Zune wasn't rejected because it was late to market.
It was rejected because Microsoft refused to give up on their lockin, and make the system open so that users could play any non-DRM'd format. Like it or not, the enforced DRM presents a serious usability issue for non-technical users. (Technical users don't care about usability problems - but they appreciate "slick" when it's there, and they appreciate ways to work around "only plays protected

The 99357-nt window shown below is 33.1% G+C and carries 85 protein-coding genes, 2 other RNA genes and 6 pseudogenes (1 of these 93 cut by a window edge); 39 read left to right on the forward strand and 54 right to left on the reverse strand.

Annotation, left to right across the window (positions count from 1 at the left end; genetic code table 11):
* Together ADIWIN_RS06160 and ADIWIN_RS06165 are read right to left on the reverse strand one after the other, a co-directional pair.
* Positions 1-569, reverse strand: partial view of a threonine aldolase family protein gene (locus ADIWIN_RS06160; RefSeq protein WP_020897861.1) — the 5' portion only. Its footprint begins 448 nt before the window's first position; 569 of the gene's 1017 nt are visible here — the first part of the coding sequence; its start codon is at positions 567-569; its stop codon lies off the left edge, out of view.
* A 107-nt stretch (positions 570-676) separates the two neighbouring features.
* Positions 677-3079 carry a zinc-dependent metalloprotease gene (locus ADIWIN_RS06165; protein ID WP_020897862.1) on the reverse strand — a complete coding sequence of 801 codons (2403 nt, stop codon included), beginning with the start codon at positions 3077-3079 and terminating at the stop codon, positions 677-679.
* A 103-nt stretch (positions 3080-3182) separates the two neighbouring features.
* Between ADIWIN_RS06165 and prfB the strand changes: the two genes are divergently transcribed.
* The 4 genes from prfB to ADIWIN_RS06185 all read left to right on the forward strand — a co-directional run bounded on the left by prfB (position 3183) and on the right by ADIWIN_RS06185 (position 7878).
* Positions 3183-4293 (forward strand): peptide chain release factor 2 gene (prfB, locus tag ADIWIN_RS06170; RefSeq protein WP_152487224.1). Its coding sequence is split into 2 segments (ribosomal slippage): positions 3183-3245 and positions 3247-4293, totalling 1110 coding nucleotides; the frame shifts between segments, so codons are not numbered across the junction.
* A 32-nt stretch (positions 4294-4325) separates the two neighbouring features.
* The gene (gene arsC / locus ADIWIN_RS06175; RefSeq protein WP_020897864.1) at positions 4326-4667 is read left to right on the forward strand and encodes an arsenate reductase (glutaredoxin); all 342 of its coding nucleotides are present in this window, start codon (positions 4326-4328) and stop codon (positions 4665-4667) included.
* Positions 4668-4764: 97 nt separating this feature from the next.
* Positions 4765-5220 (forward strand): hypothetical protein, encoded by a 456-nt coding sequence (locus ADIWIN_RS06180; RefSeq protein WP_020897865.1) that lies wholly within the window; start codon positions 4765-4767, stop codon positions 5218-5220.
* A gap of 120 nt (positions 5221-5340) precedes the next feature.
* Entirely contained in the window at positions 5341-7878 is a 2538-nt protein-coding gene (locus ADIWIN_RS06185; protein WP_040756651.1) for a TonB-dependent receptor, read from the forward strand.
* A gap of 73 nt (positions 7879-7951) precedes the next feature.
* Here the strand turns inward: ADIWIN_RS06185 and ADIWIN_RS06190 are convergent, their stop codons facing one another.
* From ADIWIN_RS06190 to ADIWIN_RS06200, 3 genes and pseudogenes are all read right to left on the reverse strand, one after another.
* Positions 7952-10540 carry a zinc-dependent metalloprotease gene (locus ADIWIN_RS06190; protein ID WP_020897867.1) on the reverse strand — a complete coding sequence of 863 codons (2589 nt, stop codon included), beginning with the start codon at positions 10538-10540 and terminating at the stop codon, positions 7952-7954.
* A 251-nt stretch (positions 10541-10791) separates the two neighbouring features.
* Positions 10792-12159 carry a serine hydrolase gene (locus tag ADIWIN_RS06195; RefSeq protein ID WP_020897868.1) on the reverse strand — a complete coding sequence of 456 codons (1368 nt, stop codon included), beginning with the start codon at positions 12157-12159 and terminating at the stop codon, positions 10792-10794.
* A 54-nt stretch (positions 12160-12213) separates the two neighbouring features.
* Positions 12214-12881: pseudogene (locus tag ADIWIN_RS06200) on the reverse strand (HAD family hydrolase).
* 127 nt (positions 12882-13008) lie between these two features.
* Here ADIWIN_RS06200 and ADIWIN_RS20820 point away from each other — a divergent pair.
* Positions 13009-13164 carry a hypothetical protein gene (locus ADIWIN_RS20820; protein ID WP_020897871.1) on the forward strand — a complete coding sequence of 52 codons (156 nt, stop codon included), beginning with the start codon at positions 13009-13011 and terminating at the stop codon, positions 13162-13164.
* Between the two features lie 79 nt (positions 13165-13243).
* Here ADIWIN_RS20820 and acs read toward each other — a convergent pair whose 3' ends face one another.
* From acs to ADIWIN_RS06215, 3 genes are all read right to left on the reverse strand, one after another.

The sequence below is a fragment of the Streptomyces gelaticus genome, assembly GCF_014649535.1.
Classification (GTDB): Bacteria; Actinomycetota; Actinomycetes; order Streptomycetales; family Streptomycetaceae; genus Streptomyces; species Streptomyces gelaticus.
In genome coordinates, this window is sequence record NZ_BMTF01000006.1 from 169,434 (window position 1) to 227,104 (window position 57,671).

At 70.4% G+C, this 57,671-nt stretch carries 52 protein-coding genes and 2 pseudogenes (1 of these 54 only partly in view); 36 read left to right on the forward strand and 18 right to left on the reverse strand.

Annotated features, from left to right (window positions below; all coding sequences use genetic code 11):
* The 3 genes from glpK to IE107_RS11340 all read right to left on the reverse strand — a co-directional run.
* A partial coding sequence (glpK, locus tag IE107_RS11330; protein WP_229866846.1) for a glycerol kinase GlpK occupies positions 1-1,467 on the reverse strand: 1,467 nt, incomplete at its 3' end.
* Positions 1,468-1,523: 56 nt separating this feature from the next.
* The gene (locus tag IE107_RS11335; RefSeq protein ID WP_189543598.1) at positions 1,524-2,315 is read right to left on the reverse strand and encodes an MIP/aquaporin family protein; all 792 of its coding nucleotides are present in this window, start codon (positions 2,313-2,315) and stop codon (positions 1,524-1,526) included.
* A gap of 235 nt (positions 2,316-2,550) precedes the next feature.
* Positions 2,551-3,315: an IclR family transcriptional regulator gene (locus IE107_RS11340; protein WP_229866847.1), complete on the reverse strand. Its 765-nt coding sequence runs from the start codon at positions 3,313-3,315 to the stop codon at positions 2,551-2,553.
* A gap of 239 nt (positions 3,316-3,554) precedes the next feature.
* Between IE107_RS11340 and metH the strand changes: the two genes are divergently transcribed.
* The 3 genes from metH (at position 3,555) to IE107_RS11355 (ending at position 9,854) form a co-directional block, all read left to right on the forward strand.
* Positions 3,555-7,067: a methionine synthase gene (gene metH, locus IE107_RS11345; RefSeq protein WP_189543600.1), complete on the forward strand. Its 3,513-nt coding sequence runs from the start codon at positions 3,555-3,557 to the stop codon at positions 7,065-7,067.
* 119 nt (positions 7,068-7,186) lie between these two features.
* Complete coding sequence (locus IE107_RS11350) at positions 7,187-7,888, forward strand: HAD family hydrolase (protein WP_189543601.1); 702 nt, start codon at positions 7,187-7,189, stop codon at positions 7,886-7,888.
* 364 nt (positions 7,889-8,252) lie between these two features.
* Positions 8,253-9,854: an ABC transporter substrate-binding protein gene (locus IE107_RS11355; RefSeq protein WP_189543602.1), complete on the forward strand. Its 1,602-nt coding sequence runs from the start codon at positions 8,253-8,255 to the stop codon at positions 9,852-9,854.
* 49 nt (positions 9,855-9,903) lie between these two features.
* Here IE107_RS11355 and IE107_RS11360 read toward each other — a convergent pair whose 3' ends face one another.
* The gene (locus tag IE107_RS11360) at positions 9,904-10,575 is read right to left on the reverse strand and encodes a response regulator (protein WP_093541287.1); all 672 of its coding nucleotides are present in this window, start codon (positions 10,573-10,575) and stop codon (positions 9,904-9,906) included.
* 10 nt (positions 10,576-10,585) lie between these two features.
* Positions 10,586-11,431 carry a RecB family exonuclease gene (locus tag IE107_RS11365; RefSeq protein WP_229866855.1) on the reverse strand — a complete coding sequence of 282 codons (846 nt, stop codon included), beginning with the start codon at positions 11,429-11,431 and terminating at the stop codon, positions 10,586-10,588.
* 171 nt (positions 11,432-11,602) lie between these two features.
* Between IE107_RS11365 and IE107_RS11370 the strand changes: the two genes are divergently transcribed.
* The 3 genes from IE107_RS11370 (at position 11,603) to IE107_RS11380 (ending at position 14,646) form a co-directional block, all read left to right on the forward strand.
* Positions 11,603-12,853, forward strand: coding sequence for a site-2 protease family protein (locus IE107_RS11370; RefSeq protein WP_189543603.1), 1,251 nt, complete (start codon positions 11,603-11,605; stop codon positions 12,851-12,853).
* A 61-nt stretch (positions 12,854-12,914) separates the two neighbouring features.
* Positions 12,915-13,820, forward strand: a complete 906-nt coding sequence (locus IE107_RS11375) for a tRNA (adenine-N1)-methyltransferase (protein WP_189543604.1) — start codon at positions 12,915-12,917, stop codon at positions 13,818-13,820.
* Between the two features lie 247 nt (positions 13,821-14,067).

Add to this; Microsoft was far-behind in terms of technical capabilities, compared to other players. (video, audio quality, etc - and later, iPod touch with apps and all that). Microsoft could have sunk enough R&D into Zune to do all that. But I think MS never really believed that they could succeed.